Researchers find interesting connection between Seaweeds and Human Evolution


A long time ago, a really long time ago—between 6-2 million years ago, early hominids started to walk uprightly and were able to create primitive tools. It was because of their slightly increased brain size which helped them overcome novel environmental challenges. This evolution saw early man develop complex larger brains that could store and process information.

However, during that time something remarkable happened that could have quite possibly led Homo Sapiens to diverge from their primitive hominoid ancestry. Scientist now speculates that this evolutionary turn of hominoids might have been influenced by seaweed and its nutritional contents.

This evolutionary diversion could be the key to explaining the intricate complexities of our brain’s functions that allowed us to develop an organ which by definition shapes our humanity. Our hominoid ancestors required a lot of energy-rich food, but for our significant brain evolution, they needed specific nutrients.

Zinc and magnesium fuel brain functionality and from research studies, it is possible that for our brain to evolve to what it is today, access to these vital minerals was necessary. According to Ole G. Mouritsen, a molecular biophysics professor at the University of Southern Denmark, the nutrients required for the evolutionary turn that led to use to become Homo Sapiens are and were in seaweeds.

Our ancestors were natural foragers, and for them, seaweeds were plentiful along the coastal shores which provided a constant supply of these trace minerals.

Mouritsen is also a co-author of a recently published research study which highlights the probable effects of the ingestion of an array of seaweeds on the health of the human brain, which also includes the significance they had to early man. You can find the review in the Journal of Applied Phycology.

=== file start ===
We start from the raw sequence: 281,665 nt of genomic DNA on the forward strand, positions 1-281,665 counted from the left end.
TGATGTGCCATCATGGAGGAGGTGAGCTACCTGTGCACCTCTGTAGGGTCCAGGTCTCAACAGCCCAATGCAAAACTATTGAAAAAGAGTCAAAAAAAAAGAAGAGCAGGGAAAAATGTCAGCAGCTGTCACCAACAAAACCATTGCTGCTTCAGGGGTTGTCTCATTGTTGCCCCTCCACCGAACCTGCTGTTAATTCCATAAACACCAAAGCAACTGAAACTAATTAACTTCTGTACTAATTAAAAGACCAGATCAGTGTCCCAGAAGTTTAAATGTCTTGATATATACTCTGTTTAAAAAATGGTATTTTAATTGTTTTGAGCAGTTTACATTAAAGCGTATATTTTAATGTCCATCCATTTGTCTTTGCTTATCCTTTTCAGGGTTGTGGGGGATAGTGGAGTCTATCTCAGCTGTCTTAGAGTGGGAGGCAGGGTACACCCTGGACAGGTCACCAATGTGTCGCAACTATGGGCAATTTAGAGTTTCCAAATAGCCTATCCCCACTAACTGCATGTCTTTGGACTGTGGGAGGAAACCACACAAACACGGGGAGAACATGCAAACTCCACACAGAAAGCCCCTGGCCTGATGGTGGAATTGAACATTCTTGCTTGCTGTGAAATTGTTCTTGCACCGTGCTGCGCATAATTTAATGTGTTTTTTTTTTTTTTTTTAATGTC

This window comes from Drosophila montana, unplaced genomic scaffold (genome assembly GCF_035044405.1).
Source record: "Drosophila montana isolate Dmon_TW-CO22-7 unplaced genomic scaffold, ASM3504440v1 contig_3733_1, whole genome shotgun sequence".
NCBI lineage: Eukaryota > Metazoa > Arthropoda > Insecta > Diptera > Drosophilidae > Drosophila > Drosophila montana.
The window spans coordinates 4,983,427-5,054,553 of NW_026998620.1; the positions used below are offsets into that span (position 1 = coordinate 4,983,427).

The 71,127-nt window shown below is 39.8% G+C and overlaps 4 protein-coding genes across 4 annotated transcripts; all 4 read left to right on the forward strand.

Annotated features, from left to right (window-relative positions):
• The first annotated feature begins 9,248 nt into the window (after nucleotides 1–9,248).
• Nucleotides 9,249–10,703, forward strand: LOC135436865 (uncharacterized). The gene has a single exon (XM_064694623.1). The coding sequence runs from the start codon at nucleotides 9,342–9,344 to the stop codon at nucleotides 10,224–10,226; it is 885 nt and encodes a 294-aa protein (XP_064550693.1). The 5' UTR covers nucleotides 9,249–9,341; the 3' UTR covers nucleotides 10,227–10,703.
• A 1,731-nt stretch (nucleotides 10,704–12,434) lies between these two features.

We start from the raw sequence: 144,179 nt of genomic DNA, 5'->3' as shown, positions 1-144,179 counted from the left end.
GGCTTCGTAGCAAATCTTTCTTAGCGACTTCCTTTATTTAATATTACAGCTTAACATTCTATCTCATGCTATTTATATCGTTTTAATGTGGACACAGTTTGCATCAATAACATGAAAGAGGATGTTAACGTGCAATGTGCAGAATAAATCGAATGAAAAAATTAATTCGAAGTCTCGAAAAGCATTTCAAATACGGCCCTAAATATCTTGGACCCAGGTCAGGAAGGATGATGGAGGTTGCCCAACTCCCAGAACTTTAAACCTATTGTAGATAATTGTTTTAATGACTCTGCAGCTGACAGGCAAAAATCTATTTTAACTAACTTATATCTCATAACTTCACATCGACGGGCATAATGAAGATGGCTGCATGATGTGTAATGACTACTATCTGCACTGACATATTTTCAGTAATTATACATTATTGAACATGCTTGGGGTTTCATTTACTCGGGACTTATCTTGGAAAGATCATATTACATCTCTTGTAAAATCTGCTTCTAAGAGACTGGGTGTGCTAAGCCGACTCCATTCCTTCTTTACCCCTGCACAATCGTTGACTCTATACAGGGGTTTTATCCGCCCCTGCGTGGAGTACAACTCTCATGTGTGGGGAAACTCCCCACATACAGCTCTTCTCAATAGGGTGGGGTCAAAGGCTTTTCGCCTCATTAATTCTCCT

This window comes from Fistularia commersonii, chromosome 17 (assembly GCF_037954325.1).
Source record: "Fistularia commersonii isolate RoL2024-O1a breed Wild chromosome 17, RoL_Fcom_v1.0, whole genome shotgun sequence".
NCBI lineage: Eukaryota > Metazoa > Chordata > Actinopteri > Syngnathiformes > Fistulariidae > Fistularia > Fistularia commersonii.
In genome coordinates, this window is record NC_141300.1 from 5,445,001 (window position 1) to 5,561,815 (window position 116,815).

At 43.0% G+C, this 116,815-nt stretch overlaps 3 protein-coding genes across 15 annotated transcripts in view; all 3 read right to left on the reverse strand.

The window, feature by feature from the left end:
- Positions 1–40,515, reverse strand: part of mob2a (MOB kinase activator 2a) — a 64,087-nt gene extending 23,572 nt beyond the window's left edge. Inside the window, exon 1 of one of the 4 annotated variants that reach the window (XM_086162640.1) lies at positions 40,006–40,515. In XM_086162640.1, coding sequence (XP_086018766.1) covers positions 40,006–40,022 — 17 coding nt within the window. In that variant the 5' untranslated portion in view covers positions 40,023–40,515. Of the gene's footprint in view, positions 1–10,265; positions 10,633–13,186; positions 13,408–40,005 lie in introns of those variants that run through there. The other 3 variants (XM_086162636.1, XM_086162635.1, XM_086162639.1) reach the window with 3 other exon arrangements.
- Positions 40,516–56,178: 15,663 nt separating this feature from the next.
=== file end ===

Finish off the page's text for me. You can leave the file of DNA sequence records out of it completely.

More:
In the study, researchers estimated that our human lineage deviated from the of the chimpanzee nearly 5-7 million years ago. Additionally, the dynamic of resource distribution attributed to the expansion and drying that occurred between 2.5 to 2 million years ago, triggered the deviation in the foraging behavior of early hominoids.

Furthermore, the great distance covered by early hominoids in search for food influenced bipedalism, atypical physical stature and a change in diet. Early hominoids were attracted to coastal regions as they would find fish, snails, seaweeds, crustaceans, bird eggs and the occasional washed up marine vertebrate.

However, it is likely that they didn’t understand the basic tidal cycles and the influence it has on the availability of shellfish. On the other hand, a variety of seaweeds could be found along the intertidal region and were a consistent source of readily available food for all members of the family. Mouritsen added that seaweeds are still an important source of food packed with nutritional value for modern humans.

Nutrients essential for brain development include Taurine—from red algae, shellfish, meat from mammals and marine fish and is abundant in the nervous system and the developing brain. Magnesium—from pumpkins, legumes, squash seeds, and is vital for cognitive ability and neuroprotection.

Zinc—bountiful in the liver, oysters, seaweeds and crustaceans, and promotes learning and memory development. Vitamin B12—from animal products like eggs, meat, milk, species of seaweeds known as Pyropia, and is significant in promoting blood circulation in the brain and linguistic, cognitive function.

Iodine—plentiful in brown seaweeds and is vital in the production of thyroid hormones which are vital for the development of the central nervous system. PUFAs—from macro and micro algae such as seaweed.


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